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Perfection is a destination. Destinations distract me from experiencing where I am right now.
BY MAGAZINE COLUMNIST RUTH FARMER
Of all the yoga postures, Warrior is one of my least favorite. The position feels tortuous, and sometimes even torturous, especially Warrior I and Warrior II. Still, I am determined to perfect these postures – knowing that this will never happen. Warrior keeps in the forefront of my mind that I am trying to give up being perfect. I accept that I will fall down and pursue perfection in something.
Perfection is a destination. Destinations distract me from experiencing where I am right now. While I am thinking about what might be or could be, the present passes me by. Agonizing over the past and worrying about the future are obsessions. I embrace them as manifestations of straining toward perfection. Warrior helps me to focus on the present.
You might say that I have been an advanced beginner in yoga for 15 years or so. I used to be a beginning intermediate, but I don’t practice enough to retain that status. In the past year, I’ve attended a yoga class once a week and most of the monthly special sessions offered by my yoga instructor. In between, I set aside a couple of days for a 30-minute focused practice – standing poses, for example – or a 15-minute I-gotta-do-something practice. The latter usually entails sleepily stretching and alternating between downward-facing dog and plank, just to wake up my body.
Over the years, I have cycled, jogged, and practiced karate and tai chi, all in an effort to keep my body mobile. I abandoned other physical outlets after a few years, never to return. I continue to come back to yoga. I have a fear of being a creaky old woman who can’t get out of a chair without cringing in pain.
Well, I am creaky – my knees are anyway; however, I can get out of chair without moaning.
A few years ago I realized that I didn’t know what my body was doing. As in,
“Am I sitting up straight now?”
“What did I do to my hip?”
“Are my feet parallel, pointed in or pointed out right now?”
Did I consciously think these things from time to time? Unfortunately, yes. What other folks took for granted, I questioned.
Yoga has reacquainted me with my body. Warrior has reinforced my understanding that certain postures can inform everyday life.
It is difficult to drift while moving into and holding Warrior. Instead of thinking about the appointment I have at eleven o’clock, I focus on my back foot, making certain that the balls of the big and little toes and my heels provide grounding.
The project with too many parts and not enough partners fades as I deepen my stance by bringing thigh parallel to the floor, moving knee over ankle. I have forgotten about the wrong word spoken during yesterday’s meeting as I coax my tailbone downward. I am here in the Now, rather than there, in the past or the future.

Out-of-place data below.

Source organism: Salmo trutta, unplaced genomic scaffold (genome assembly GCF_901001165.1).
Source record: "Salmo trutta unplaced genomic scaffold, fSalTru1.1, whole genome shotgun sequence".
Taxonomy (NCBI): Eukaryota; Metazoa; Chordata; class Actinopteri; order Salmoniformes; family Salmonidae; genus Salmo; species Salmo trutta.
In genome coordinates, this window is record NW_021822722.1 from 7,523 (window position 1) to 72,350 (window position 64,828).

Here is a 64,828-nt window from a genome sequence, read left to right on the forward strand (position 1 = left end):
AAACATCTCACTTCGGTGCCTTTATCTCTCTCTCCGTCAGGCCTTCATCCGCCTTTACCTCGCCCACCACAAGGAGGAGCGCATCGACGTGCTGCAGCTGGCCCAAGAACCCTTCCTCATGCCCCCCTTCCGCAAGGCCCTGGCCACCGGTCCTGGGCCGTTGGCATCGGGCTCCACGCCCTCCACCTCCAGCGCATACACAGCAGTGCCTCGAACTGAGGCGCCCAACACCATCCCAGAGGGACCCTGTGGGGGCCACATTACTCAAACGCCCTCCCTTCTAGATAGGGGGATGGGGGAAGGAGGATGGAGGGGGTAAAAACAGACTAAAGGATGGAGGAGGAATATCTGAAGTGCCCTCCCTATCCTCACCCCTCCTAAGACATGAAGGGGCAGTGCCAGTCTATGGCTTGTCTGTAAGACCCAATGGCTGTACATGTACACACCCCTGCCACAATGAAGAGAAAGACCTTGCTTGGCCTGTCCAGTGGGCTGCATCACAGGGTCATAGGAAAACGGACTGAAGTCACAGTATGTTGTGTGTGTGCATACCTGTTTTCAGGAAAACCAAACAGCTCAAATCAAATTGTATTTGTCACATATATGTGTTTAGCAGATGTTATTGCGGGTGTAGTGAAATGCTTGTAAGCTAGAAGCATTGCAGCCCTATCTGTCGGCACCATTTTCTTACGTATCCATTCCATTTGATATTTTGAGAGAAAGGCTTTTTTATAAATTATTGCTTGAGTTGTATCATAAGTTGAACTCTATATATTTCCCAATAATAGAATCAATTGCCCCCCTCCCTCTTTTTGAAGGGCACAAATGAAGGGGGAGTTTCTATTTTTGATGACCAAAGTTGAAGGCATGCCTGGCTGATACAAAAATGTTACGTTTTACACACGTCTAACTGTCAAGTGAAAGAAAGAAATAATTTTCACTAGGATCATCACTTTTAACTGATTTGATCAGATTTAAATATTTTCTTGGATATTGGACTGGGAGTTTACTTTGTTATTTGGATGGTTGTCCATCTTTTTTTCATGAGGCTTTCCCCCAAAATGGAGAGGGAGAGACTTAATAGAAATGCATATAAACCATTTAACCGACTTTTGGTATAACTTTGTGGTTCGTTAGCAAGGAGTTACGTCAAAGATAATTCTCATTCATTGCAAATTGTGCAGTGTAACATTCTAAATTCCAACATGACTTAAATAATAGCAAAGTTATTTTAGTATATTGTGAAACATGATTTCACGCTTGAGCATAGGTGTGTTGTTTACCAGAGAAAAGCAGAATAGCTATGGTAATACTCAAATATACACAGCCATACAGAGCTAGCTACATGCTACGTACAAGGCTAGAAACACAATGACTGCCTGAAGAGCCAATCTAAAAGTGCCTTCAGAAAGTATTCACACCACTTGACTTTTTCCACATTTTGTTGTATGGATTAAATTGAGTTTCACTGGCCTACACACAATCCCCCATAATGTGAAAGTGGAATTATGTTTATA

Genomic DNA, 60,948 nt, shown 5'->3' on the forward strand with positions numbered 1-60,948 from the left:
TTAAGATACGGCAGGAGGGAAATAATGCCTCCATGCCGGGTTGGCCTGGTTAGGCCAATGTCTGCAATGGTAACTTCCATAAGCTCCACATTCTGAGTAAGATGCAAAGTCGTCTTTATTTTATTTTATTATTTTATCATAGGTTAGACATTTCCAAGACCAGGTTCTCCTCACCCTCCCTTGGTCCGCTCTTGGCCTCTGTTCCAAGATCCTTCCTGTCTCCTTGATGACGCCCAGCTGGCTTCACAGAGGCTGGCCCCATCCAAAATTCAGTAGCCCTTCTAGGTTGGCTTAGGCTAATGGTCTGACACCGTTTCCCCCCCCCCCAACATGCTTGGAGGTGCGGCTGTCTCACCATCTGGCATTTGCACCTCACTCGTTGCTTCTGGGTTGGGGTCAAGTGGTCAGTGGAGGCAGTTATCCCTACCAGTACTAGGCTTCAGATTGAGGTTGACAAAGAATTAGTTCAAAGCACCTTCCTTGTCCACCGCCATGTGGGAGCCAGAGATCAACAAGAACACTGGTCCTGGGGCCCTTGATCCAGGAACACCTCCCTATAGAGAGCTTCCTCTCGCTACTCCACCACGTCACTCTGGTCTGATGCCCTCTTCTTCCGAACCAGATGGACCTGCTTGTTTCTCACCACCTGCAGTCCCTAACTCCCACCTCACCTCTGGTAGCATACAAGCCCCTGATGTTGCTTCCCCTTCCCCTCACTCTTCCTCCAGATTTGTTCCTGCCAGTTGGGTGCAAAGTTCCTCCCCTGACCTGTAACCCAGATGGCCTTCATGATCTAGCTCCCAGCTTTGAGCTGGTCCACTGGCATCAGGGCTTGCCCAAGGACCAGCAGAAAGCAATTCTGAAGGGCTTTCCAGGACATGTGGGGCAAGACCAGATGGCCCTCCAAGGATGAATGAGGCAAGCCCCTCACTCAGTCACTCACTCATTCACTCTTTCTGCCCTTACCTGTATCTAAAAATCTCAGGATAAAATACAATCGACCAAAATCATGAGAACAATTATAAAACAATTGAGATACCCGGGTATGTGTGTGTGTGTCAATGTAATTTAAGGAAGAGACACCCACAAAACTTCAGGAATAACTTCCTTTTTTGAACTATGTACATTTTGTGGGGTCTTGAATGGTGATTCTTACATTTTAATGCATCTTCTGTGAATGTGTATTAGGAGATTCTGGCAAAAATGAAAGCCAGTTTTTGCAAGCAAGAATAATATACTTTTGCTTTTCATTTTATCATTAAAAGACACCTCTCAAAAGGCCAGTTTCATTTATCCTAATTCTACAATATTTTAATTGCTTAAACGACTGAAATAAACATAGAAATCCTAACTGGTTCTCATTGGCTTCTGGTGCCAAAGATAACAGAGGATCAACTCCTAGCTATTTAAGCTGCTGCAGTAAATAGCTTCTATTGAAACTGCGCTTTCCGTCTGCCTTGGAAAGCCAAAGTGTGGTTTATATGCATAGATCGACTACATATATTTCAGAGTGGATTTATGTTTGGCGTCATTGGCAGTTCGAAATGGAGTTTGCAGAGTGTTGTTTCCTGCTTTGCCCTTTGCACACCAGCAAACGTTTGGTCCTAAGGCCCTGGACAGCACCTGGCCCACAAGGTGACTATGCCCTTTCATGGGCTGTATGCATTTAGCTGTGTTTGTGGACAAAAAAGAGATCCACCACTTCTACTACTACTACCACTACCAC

Warrior stretches and strengthens my ankles, legs, and thighs. I feel taller. Moving between Warrior I and Warrior II, I lift not just my arms but my heart. The physical act of lifting the heart brings energy toward me and releases tensions. Throughout the day, this one movement – lifting of the heart – helps me to become intellectually and emotionally open.
I still resist the posture. As soon as my yoga instructor says “Take a big step back,” I get into a Warrior frame of mind. I begin doing battle with my body’s limitations. Squaring the hips? Yeah, that’ll happen. Knee over ankle? Yes today; tomorrow maybe not so much. And I still have to concentrate on planting my feet without gripping the floor as though I’m going to spin off the planet. Staying present helps me. I grip the floor if I’m worrying about falling; that is, if I anticipate a future occurrence or focus on the time when I lost my balance – (Did anyone see that?)
Breathing helps. I hold my breath when I am concerned with doing the posture “right.” Fortunately, my yoga instructor is attentive: With a touch, she encourages my shoulders to stop helping so much; they relax. I breathe; my shoulders relax a bit more. As I type this article, I remember that I don’t need my shoulders’ assistance to manipulate the keys. I breathe and lift my heart.
My body doesn’t do Warrior the way other bodies do it. Even though I know this, I scan the room sometimes, comparing postures. Doing this, I miss what my instructor says. We have shifted from Warrior I to II; my arms are up and others’ are out.
Good thing I have given up Perfect.
My instructor gives us permission to accept how our bodies experience the posture, while encouraging new experiences (like helping the shoulders to relax). Some days I am a good student; some days I wish she would forget the word Warrior.
For me, Warrior as a practice means focus, attempt, yield, accept, remember, learn. It is an all-body experience (and this includes the mind). In the past few months, I’ve shifted my attitude toward it (though it is still up there with Bridge pose as my least favorite). I try not to sigh when my instructor says “Take a big step back with your right foot.”
Instead of enduring, I focus on the movements as they come. I learn a bit more about my body. I learn a bit more about my mind. I notice I am becoming stronger, more grounded, and more fluid, just by experiencing the moment.
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© 2011, The Magazine of Yoga, LLC.